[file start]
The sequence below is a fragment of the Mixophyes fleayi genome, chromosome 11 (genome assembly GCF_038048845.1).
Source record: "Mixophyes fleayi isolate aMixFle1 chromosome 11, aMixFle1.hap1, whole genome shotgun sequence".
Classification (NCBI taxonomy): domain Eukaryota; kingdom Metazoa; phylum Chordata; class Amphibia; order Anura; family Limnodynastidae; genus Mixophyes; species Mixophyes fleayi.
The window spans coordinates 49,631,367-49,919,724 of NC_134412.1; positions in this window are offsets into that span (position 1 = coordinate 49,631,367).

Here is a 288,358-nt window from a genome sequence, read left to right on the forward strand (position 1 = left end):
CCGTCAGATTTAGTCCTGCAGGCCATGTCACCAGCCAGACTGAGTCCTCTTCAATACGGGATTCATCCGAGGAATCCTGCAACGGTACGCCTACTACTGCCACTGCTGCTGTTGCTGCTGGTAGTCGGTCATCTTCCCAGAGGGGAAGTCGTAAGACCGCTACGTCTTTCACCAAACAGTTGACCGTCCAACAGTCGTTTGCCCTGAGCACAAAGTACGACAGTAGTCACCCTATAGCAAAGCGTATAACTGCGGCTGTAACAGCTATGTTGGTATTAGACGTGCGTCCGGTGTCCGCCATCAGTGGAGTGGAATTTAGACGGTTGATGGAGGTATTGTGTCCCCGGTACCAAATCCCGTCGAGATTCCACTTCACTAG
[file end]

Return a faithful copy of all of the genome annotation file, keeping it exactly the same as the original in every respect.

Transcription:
The sequence below is a fragment of the Mixophyes fleayi genome, chromosome 11 (genome assembly GCF_038048845.1).
Source record: "Mixophyes fleayi isolate aMixFle1 chromosome 11, aMixFle1.hap1, whole genome shotgun sequence".
Classification (NCBI taxonomy): domain Eukaryota; kingdom Metazoa; phylum Chordata; class Amphibia; order Anura; family Limnodynastidae; genus Mixophyes; species Mixophyes fleayi.
The window spans coordinates 49,631,367-49,919,724 of NC_134412.1; positions in this window are offsets into that span (position 1 = coordinate 49,631,367).

Here is a 288,358-nt window from a genome sequence, read left to right on the forward strand (position 1 = left end):
CCGTCAGATTTAGTCCTGCAGGCCATGTCACCAGCCAGACTGAGTCCTCTTCAATACGGGATTCATCCGAGGAATCCTGCAACGGTACGCCTACTACTGCCACTGCTGCTGTTGCTGCTGGTAGTCGGTCATCTTCCCAGAGGGGAAGTCGTAAGACCGCTACGTCTTTCACCAAACAGTTGACCGTCCAACAGTCGTTTGCCCTGAGCACAAAGTACGACAGTAGTCACCCTATAGCAAAGCGTATAACTGCGGCTGTAACAGCTATGTTGGTATTAGACGTGCGTCCGGTGTCCGCCATCAGTGGAGTGGAATTTAGACGGTTGATGGAGGTATTGTGTCCCCGGTACCAAATCCCGTCGAGATTCCACTTCACTAG